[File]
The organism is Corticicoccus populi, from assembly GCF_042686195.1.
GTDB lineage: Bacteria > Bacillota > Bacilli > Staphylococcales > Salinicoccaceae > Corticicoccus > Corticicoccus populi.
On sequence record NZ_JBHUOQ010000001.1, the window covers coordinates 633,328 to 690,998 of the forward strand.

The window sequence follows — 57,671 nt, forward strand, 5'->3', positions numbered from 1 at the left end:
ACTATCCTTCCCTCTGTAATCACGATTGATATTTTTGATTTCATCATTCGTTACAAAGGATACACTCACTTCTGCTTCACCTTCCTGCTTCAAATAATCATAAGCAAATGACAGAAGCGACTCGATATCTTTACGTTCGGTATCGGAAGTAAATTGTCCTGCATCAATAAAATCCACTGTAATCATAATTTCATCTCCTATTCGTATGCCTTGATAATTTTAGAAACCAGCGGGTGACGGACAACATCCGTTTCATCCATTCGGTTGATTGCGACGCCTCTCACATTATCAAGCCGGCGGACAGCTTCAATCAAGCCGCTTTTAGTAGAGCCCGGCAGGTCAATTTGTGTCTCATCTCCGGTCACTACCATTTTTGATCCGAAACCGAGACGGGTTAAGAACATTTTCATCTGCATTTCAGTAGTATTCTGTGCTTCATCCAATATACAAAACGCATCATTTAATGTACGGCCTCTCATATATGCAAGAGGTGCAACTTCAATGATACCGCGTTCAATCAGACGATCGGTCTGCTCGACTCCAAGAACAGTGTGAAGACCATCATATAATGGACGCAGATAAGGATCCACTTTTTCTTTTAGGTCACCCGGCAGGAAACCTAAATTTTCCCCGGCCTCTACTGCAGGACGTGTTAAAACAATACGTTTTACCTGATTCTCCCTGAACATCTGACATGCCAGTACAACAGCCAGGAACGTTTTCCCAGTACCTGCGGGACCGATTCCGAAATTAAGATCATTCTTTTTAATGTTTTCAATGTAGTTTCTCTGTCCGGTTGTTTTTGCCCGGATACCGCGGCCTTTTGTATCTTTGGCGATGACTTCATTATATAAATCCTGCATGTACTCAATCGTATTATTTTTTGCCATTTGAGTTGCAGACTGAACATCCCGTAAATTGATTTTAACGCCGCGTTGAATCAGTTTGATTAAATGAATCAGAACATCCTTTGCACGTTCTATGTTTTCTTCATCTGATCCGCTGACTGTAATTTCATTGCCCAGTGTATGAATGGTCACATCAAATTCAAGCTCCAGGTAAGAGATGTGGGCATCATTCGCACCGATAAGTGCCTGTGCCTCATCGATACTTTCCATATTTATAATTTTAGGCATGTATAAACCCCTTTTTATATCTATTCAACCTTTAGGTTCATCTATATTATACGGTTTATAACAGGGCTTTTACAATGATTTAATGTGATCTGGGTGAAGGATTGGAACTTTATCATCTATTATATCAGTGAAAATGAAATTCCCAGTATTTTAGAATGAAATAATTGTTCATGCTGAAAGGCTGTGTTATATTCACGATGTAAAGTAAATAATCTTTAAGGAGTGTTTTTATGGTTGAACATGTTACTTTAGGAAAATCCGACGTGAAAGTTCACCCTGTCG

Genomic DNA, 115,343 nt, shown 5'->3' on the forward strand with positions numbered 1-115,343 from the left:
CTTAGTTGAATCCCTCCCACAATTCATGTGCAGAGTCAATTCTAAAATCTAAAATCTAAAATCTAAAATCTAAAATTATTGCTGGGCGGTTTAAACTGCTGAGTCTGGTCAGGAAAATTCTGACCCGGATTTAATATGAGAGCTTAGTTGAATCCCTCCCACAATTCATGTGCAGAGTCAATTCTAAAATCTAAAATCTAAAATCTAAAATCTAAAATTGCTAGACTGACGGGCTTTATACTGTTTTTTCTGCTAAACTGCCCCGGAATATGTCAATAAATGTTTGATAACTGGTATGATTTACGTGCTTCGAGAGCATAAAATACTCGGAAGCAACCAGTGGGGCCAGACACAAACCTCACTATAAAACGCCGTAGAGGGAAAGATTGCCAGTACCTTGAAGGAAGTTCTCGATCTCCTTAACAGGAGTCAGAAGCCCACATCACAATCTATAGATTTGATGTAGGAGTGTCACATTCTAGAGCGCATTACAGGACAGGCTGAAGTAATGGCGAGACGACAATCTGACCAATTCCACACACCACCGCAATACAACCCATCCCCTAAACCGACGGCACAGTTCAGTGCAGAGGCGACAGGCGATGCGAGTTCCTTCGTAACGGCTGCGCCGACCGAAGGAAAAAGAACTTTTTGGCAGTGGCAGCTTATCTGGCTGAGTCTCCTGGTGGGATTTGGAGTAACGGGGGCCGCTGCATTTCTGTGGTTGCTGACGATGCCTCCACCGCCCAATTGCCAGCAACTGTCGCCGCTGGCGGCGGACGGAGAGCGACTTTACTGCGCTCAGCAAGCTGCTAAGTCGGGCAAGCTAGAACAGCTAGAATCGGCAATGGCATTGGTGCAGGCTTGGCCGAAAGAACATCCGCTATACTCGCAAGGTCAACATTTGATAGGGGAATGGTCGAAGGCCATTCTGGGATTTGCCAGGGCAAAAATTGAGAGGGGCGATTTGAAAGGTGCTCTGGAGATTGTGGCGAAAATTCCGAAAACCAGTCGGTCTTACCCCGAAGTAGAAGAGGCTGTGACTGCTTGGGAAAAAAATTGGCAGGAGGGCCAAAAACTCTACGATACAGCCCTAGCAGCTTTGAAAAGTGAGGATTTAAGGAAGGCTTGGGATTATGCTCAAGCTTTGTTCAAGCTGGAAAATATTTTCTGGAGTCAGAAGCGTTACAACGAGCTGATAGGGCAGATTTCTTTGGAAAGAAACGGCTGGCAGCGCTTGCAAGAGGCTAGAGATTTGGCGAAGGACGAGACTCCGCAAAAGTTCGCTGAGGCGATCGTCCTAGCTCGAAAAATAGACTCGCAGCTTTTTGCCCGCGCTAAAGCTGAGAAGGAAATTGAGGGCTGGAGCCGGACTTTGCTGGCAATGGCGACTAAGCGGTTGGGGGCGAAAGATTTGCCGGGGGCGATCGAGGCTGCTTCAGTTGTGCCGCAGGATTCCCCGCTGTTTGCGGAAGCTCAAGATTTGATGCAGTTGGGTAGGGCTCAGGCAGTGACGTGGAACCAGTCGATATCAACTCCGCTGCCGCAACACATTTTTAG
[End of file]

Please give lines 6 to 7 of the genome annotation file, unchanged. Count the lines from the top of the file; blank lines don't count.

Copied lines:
Genomic DNA, 115,343 nt, shown 5'->3' on the forward strand with positions numbered 1-115,343 from the left:
CTTAGTTGAATCCCTCCCACAATTCATGTGCAGAGTCAATTCTAAAATCTAAAATCTAAAATCTAAAATCTAAAATTATTGCTGGGCGGTTTAAACTGCTGAGTCTGGTCAGGAAAATTCTGACCCGGATTTAATATGAGAGCTTAGTTGAATCCCTCCCACAATTCATGTGCAGAGTCAATTCTAAAATCTAAAATCTAAAATCTAAAATCTAAAATTGCTAGACTGACGGGCTTTATACTGTTTTTTCTGCTAAACTGCCCCGGAATATGTCAATAAATGTTTGATAACTGGTATGATTTACGTGCTTCGAGAGCATAAAATACTCGGAAGCAACCAGTGGGGCCAGACACAAACCTCACTATAAAACGCCGTAGAGGGAAAGATTGCCAGTACCTTGAAGGAAGTTCTCGATCTCCTTAACAGGAGTCAGAAGCCCACATCACAATCTATAGATTTGATGTAGGAGTGTCACATTCTAGAGCGCATTACAGGACAGGCTGAAGTAATGGCGAGACGACAATCTGACCAATTCCACACACCACCGCAATACAACCCATCCCCTAAACCGACGGCACAGTTCAGTGCAGAGGCGACAGGCGATGCGAGTTCCTTCGTAACGGCTGCGCCGACCGAAGGAAAAAGAACTTTTTGGCAGTGGCAGCTTATCTGGCTGAGTCTCCTGGTGGGATTTGGAGTAACGGGGGCCGCTGCATTTCTGTGGTTGCTGACGATGCCTCCACCGCCCAATTGCCAGCAACTGTCGCCGCTGGCGGCGGACGGAGAGCGACTTTACTGCGCTCAGCAAGCTGCTAAGTCGGGCAAGCTAGAACAGCTAGAATCGGCAATGGCATTGGTGCAGGCTTGGCCGAAAGAACATCCGCTATACTCGCAAGGTCAACATTTGATAGGGGAATGGTCGAAGGCCATTCTGGGATTTGCCAGGGCAAAAATTGAGAGGGGCGATTTGAAAGGTGCTCTGGAGATTGTGGCGAAAATTCCGAAAACCAGTCGGTCTTACCCCGAAGTAGAAGAGGCTGTGACTGCTTGGGAAAAAAATTGGCAGGAGGGCCAAAAACTCTACGATACAGCCCTAGCAGCTTTGAAAAGTGAGGATTTAAGGAAGGCTTGGGATTATGCTCAAGCTTTGTTCAAGCTGGAAAATATTTTCTGGAGTCAGAAGCGTTACAACGAGCTGATAGGGCAGATTTCTTTGGAAAGAAACGGCTGGCAGCGCTTGCAAGAGGCTAGAGATTTGGCGAAGGACGAGACTCCGCAAAAGTTCGCTGAGGCGATCGTCCTAGCTCGAAAAATAGACTCGCAGCTTTTTGCCCGCGCTAAAGCTGAGAAGGAAATTGAGGGCTGGAGCCGGACTTTGCTGGCAATGGCGACTAAGCGGTTGGGGGCGAAAGATTTGCCGGGGGCGATCGAGGCTGCTTCAGTTGTGCCGCAGGATTCCCCGCTGTTTGCGGAAGCTCAAGATTTGATGCAGTTGGGTAGGGCTCAGGCAGTGACGTGGAACCAGTCGATATCAACTCCGCTGCCGCAACACATTTTTAG